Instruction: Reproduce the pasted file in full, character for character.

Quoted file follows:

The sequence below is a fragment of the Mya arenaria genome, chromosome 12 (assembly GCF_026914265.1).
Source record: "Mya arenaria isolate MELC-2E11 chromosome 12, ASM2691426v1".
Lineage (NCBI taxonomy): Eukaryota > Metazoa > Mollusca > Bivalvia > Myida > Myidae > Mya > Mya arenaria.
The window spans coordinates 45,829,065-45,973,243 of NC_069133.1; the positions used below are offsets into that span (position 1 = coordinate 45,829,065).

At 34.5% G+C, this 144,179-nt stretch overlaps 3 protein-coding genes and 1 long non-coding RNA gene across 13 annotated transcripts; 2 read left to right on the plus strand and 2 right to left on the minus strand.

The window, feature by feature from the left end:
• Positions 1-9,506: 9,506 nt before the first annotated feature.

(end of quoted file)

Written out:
The sequence below is a fragment of the Mya arenaria genome, chromosome 12 (assembly GCF_026914265.1).
Source record: "Mya arenaria isolate MELC-2E11 chromosome 12, ASM2691426v1".
Lineage (NCBI taxonomy): Eukaryota > Metazoa > Mollusca > Bivalvia > Myida > Myidae > Mya > Mya arenaria.
The window spans coordinates 45,829,065-45,973,243 of NC_069133.1; the positions used below are offsets into that span (position 1 = coordinate 45,829,065).

At 34.5% G+C, this 144,179-nt stretch overlaps 3 protein-coding genes and 1 long non-coding RNA gene across 13 annotated transcripts; 2 read left to right on the plus strand and 2 right to left on the minus strand.

The window, feature by feature from the left end:
• Positions 1-9,506: 9,506 nt before the first annotated feature.